Dark night of martial law
Filipinos of a certain age make it a ceremony to remember Sept. 21, 1972, for the imposition of martial law, which the dictator Ferdinand Marcos formally announced two days later. Far from being a tedious chore, the yearly commemoration is an act of will to retrieve from the mists of memory a dark era of brutality and resistance; it is as well a pushback against the efforts of the dictator’s heirs and their enablers to distort the narrative according to their determined stab at respectability and recapture of power.
Certain young Filipinos also take part in this ritual, having embraced the imperative of learning from history in order to bring about a just and equitable society, indeed the necessity of standing firmly against authoritarianism, whether in its stark form in the Marcos era or in manifestations, nuanced but unmistakable, in the present day.
In remembering the imposition of martial law, Filipinos young and old are not flailing at a distant chapter in the national life from which, the Marcos heirs insist, the nation must “move on.” The matter is far from closed: The physical wounds may have acquired rudimentary scabs but they run deep and continue to afflict the body politic. The burial of Marcos’ remains at the cemetery for heroes, a stealthy operation aided and abetted by state forces, spits at the tens of thousands who were tortured, made to disappear, murdered, and otherwise savaged for resisting the dictatorship. The orphaned and desolate, bereft of closure, remain trapped in the net of mourning. The steady, moreover remorseless, inroads of the Marcos heirs back into the realm of power from which the family was wrested in February 1986 flesh out the dangers wrought by ignorance and the folly of forgetting.
Almost half a century later, Filipinos are still paying for the “debt-driven growth” that defenders of the dictatorship spin as a “golden age” — a phenomenon marked by heavy borrowing that, according to the economist Emmanuel de Dios, “produced historically impressive growth” but also “created the conditions for the big collapse later.”
The commemoration of the imposition of martial law thus includes an understanding of, in the formulation of the political scientist Teresa S. Encarnacion Tadem, the 3-legged stool that propped up the dictatorial regime: the military, Marcos’ relatives and cronies, and the technocrats.
This understanding results from a study of the facts and figures of Marcos’ martial rule, including the “loss of two decades of development” in which the GDP declined after 1982 and did not reach the same level until 21 years later, as well as the unemployment and underemployment that ultimately led to the wholesale export of Philippine labor. Overseas Filipino workers were still deployed in droves before the pandemic, their remittances a major pillar of the economy despite the breakup of families, the generations of parentless children, and the endangerment, even the brutal end, of lives in hostile cultures.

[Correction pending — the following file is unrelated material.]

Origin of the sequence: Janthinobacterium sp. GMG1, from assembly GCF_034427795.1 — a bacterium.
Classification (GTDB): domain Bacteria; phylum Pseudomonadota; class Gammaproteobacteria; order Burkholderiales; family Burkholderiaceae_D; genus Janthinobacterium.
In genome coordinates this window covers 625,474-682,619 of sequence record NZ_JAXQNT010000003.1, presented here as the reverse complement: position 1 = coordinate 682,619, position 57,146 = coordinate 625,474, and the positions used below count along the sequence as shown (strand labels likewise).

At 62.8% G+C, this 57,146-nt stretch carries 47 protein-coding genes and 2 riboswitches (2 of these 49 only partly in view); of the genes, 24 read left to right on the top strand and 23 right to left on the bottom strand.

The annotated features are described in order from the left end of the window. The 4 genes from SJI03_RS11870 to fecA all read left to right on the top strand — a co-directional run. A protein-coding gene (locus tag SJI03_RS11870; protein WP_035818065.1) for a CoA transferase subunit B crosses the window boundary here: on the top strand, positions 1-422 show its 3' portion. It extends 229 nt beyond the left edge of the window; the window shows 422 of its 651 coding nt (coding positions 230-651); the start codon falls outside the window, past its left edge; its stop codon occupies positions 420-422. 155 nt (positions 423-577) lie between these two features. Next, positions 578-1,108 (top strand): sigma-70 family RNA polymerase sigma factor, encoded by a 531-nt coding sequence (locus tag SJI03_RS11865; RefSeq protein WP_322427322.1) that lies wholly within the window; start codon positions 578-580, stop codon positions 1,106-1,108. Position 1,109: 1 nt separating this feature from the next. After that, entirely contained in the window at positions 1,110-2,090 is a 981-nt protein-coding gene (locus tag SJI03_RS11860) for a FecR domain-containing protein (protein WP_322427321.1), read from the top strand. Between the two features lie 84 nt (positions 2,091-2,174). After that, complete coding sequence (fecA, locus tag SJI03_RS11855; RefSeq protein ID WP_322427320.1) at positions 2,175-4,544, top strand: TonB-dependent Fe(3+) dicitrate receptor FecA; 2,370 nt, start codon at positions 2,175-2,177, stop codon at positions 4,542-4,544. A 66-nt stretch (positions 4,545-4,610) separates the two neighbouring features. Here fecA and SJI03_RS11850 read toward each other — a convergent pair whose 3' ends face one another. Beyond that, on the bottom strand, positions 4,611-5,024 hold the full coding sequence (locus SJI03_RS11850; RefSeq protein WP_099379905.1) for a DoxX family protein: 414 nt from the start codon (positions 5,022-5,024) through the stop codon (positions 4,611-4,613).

And the benefits supposedly to accrue from the Marcos-era levy imposed on poor coconut farmers, which allowed certain cronies to build and grow business empires, are still a pipe dream for these same farmers now old and dying, and their children.
Yet another aspect of martial law from which this nation cannot conceivably move on is the looting of the national coffers and the transfer of funds to accounts overseas. Official records are available for those who wish to be educated on the issue.
The money that Imelda Marcos spent in trips abroad as first lady and ranking official of the Philippine government remains a shocking display of excess even decades later. A glimpse is provided in the report of the Los Angeles Times’ Bob Drogin on the planned Sotheby’s auction in September 1981 of a $5-million collection of 17th- and 18th-century English paintings, furniture, and pottery from the New York apartment of philanthropist Leslie R. Samuel, which was abruptly cancelled because Imelda Marcos had “purchased the entire contents of the catalogue.”
Per Drogin’s account, Imelda Marcos’ visits to New York jewelers in May-June 1983 resulted in check disbursements made by Fe Roa Gimenez, then a secretary at the Philippine Consulate, in the amounts of: $100,000 as partial payment to Van Cleef & Arpels for “workmanship on emerald and diamond and ruby necklaces”; $200,000 to Fred Leighton Ltd. as partial payment for “antique jewelry”; $8,500 to La Vieille Russie for gold cuff links; $200,000 and $208,000 to Cartier Inc. for a diamond necklace and an emerald and diamond bracelet, respectively; $52,000 to Harry Winston for heart-shaped earrings…
Neither Imelda Marcos nor her lawyers were present when the Sandiganbayan convicted her of seven counts of graft on Nov. 9, 2018; she was seen partying on the night of the same day. She remains free on bail.
Filipinos grapple with these ironies in remembering how the dark night descended 48 years ago.
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